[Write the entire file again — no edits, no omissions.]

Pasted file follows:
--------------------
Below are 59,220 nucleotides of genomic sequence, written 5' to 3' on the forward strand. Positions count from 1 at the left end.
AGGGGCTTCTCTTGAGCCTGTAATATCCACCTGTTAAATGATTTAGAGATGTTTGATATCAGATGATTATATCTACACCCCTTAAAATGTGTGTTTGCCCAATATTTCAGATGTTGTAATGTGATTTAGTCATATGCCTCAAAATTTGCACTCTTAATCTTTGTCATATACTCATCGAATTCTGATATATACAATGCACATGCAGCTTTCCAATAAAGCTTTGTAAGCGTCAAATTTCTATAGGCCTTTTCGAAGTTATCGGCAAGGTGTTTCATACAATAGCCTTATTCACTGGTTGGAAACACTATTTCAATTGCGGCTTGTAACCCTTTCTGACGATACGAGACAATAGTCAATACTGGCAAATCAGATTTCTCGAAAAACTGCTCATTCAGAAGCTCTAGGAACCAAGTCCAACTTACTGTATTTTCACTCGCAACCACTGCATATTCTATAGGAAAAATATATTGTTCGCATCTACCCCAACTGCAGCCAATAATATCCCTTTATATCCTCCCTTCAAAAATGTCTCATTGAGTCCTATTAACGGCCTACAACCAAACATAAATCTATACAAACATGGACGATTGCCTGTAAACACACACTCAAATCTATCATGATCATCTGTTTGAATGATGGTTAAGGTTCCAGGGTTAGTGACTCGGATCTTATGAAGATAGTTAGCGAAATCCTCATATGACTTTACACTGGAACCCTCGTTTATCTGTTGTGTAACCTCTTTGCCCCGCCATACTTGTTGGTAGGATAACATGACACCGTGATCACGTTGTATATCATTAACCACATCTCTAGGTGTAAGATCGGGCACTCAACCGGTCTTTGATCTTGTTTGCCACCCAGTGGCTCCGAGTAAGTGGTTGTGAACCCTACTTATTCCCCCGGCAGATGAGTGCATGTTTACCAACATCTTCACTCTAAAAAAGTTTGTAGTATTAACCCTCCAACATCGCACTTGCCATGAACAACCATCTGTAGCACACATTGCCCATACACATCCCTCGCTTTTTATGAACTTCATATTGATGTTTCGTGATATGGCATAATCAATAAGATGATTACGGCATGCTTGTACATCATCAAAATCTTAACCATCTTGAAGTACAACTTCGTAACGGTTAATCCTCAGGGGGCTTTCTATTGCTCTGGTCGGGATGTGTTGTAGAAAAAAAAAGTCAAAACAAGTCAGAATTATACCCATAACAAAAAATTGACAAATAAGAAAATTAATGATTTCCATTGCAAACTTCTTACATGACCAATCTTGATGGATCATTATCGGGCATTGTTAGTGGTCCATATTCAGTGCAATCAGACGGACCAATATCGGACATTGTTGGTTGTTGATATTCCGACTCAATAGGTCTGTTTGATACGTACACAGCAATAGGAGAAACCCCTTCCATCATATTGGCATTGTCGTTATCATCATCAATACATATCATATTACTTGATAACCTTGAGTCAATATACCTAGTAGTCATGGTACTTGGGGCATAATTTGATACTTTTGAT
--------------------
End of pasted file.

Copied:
Below are 59,220 nucleotides of genomic sequence, written 5' to 3' on the forward strand. Positions count from 1 at the left end.
AGGGGCTTCTCTTGAGCCTGTAATATCCACCTGTTAAATGATTTAGAGATGTTTGATATCAGATGATTATATCTACACCCCTTAAAATGTGTGTTTGCCCAATATTTCAGATGTTGTAATGTGATTTAGTCATATGCCTCAAAATTTGCACTCTTAATCTTTGTCATATACTCATCGAATTCTGATATATACAATGCACATGCAGCTTTCCAATAAAGCTTTGTAAGCGTCAAATTTCTATAGGCCTTTTCGAAGTTATCGGCAAGGTGTTTCATACAATAGCCTTATTCACTGGTTGGAAACACTATTTCAATTGCGGCTTGTAACCCTTTCTGACGATACGAGACAATAGTCAATACTGGCAAATCAGATTTCTCGAAAAACTGCTCATTCAGAAGCTCTAGGAACCAAGTCCAACTTACTGTATTTTCACTCGCAACCACTGCATATTCTATAGGAAAAATATATTGTTCGCATCTACCCCAACTGCAGCCAATAATATCCCTTTATATCCTCCCTTCAAAAATGTCTCATTGAGTCCTATTAACGGCCTACAACCAAACATAAATCTATACAAACATGGACGATTGCCTGTAAACACACACTCAAATCTATCATGATCATCTGTTTGAATGATGGTTAAGGTTCCAGGGTTAGTGACTCGGATCTTATGAAGATAGTTAGCGAAATCCTCATATGACTTTACACTGGAACCCTCGTTTATCTGTTGTGTAACCTCTTTGCCCCGCCATACTTGTTGGTAGGATAACATGACACCGTGATCACGTTGTATATCATTAACCACATCTCTAGGTGTAAGATCGGGCACTCAACCGGTCTTTGATCTTGTTTGCCACCCAGTGGCTCCGAGTAAGTGGTTGTGAACCCTACTTATTCCCCCGGCAGATGAGTGCATGTTTACCAACATCTTCACTCTAAAAAAGTTTGTAGTATTAACCCTCCAACATCGCACTTGCCATGAACAACCATCTGTAGCACACATTGCCCATACACATCCCTCGCTTTTTATGAACTTCATATTGATGTTTCGTGATATGGCATAATCAATAAGATGATTACGGCATGCTTGTACATCATCAAAATCTTAACCATCTTGAAGTACAACTTCGTAACGGTTAATCCTCAGGGGGCTTTCTATTGCTCTGGTCGGGATGTGTTGTAGAAAAAAAAAGTCAAAACAAGTCAGAATTATACCCATAACAAAAAATTGACAAATAAGAAAATTAATGATTTCCATTGCAAACTTCTTACATGACCAATCTTGATGGATCATTATCGGGCATTGTTAGTGGTCCATATTCAGTGCAATCAGACGGACCAATATCGGACATTGTTGGTTGTTGATATTCCGACTCAATAGGTCTGTTTGATACGTACACAGCAATAGGAGAAACCCCTTCCATCATATTGGCATTGTCGTTATCATCATCAATACATATCATATTACTTGATAACCTTGAGTCAATATACCTAGTAGTCATGGTACTTGGGGCATAATTTGATACTTTTGAT